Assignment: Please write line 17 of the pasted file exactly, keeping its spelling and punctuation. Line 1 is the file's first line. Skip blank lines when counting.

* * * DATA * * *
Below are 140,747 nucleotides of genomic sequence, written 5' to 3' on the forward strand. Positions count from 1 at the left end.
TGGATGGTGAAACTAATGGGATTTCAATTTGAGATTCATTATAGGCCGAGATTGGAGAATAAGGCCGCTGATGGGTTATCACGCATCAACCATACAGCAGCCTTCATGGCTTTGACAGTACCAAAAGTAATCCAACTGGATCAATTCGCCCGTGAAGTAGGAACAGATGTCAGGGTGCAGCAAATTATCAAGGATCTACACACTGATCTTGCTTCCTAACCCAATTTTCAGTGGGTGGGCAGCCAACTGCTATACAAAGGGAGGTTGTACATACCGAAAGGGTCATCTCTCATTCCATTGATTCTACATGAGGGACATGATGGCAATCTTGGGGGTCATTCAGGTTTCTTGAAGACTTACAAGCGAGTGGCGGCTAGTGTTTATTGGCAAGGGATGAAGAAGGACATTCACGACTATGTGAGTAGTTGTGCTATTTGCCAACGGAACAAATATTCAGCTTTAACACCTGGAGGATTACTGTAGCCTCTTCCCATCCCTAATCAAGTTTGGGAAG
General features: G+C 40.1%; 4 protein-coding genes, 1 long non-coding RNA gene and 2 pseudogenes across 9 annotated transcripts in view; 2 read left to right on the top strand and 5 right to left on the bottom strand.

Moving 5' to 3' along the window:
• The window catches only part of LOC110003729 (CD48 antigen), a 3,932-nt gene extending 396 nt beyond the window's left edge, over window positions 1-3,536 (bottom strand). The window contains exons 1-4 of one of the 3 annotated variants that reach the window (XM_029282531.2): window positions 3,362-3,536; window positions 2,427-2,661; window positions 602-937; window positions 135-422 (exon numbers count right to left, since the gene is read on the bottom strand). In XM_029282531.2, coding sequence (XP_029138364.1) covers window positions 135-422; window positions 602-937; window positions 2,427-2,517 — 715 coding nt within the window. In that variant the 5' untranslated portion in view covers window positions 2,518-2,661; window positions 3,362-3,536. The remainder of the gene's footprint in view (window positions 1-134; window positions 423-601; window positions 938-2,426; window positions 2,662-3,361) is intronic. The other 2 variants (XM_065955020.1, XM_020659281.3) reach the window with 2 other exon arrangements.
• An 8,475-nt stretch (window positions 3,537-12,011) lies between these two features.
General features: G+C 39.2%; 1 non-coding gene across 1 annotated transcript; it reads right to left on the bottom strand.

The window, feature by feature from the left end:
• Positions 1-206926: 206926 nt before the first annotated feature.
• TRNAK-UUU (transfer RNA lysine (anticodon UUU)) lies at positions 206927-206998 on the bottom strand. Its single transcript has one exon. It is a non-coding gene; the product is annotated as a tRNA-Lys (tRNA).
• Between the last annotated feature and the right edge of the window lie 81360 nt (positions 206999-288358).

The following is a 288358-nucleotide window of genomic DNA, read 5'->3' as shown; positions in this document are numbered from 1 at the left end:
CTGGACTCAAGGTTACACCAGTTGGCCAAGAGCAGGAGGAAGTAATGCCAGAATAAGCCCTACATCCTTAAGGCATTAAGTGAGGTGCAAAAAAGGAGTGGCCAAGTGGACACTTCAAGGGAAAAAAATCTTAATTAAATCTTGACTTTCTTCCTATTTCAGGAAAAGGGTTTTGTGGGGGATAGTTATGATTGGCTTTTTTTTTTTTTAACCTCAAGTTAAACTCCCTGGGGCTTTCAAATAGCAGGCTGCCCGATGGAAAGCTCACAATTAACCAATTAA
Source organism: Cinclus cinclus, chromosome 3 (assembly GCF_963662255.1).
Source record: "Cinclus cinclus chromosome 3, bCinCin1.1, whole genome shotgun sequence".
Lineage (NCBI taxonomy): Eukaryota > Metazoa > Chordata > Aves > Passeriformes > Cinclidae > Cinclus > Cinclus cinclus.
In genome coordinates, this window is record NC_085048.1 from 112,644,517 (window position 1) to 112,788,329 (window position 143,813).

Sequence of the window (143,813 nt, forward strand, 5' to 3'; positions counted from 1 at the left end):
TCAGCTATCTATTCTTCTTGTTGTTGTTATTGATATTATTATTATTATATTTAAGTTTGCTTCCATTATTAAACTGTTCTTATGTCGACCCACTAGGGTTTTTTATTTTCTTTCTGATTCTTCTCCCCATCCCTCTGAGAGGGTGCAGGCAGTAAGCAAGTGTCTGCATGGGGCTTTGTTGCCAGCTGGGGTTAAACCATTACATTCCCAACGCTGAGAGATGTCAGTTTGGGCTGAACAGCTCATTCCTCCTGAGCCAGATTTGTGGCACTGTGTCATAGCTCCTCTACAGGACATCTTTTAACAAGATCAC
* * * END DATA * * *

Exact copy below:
In genome coordinates, this window is record NC_085048.1 from 112,644,517 (window position 1) to 112,788,329 (window position 143,813).